From Sky to Soil: Young Ag Leaders Nourish FAS Satellite Data with Grassroots Truth
Accurate crop mapping is a crucial process to informing reliable crop production estimates, addressing climate change, and developing strategies for sustainable agriculture. U.S. Department of Agriculture’s Foreign Agricultural Service is working with university students in Tanzania on a pilot project to gather grassroots data on grain, oilseed, and cotton crops to help strengthen community agricultural systems and improve crop condition assessments with satellite imagery. Their field work is adding truth from the ground up to the sky.
In April, 14 YouthMappers spent four days in the Arusha area capturing data on 334 fields by photographing, georeferencing, and identifying target crops to enhance FAS satellite imagery analysis. YouthMappers is an international network of university-based chapters that organize and implement mapping activities in response to global and local development needs.
“The YouthMappers’ chapters are products under USAID, which empower youth to help their community,” said Gideon G. Sway, one of the YouthMappers.
The multi-agency collaboration between FAS, U.S. Agency for International Development, and Tanzanian groups focused on building skills in field work, data sampling, and assessing agricultural conditions. The team’s main objective was to create an agricultural library of ground-truth data from the regions of Arusha, Dodoma, and Mwanza. This activity is the first time YouthMappers has used its members’ skills to strengthen agricultural data.
While Tanzania grows several kinds of crops, making this a viable machine learning project required the team to focus on locating target crops of FAS’ International Production Assessment Division (IPAD), such as corn, sorghum, millet, rice, and cotton. Oftentimes, these crops are grown in larger fields can be detectable by freely available satellite imagery. In addition to geo-locating these crops, the team’s field work revealed variability in crop heights—illustrating where there had been early or late rains, and kept an eye out for pest damage, especially from the fall army worm.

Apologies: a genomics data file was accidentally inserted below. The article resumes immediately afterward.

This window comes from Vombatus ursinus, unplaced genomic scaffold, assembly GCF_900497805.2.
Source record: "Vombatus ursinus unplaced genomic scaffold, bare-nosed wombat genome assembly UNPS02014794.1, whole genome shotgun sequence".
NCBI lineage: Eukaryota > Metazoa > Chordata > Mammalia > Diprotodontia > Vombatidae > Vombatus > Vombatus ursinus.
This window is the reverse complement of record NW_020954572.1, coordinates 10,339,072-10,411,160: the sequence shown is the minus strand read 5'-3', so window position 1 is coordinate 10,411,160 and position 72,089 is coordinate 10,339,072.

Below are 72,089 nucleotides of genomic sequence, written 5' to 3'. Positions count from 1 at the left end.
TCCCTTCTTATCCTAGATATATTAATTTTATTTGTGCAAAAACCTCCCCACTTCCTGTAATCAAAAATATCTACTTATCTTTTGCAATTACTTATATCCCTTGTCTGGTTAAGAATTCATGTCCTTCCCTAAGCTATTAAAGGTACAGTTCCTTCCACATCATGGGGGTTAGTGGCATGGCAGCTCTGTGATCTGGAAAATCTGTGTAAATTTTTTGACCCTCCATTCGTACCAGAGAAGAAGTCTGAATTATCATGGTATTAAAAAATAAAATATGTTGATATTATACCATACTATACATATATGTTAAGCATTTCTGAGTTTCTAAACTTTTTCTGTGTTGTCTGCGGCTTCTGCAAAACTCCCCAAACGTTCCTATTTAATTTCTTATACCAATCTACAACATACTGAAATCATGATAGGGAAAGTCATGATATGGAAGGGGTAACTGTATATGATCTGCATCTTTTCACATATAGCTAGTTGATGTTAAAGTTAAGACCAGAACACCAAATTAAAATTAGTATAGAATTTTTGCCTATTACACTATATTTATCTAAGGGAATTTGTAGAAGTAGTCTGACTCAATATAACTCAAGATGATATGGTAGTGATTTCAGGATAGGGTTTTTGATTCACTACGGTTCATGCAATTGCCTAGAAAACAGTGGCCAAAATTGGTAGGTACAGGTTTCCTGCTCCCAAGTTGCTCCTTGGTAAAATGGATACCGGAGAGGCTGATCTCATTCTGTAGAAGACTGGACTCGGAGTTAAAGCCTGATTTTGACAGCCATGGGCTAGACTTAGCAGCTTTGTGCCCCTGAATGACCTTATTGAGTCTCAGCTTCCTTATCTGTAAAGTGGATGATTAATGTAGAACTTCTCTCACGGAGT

Since the project began, the Tanzanian YouthMappers network has collected data from 1,700 fields in the Arusha, Dodoma, and Mwanza regions. Thanks to YouthMappers, FAS can now pair satellite imagery from Sentinel-2 with the field data. This future-facing project improves our understanding of crop conditions and the impact of seasonal rains. This cooperation helps us respond to unusual crop conditions due to climate change and provide improved information for decision makers.
In May, these YouthMappers, trained additional university students on geo-mapping with ArcGIS, OpenStreetMap, and Kobo Collect to help advance Tanzanian agriculture and achieve project goals for the Dodoma and Mwanza regions. These young leaders also conducted meetings with local community members in advance of the field work to learn about agriculture from the community, share about the technology used for crop identification, and obtain permission to conduct the field work.
The Tanzania partnership is part of the FAS efforts to help develop young agricultural leaders to strengthen Africa’s self-development and capacity building. Projects like this empower tech-savvy youth leaders in African countries to enrich mutual research efforts and expand climate-smart agricultural systems and climate change adaptation. Similar projects are underway in Ghana and Uganda
Be on the lookout for this group’s presentation next month at the Africa Food Systems Forum. The goal of the Forum is for public, private, and non-profit groups to strengthen African agricultural and food systems via inclusivity, sustainability, resiliency, and equity.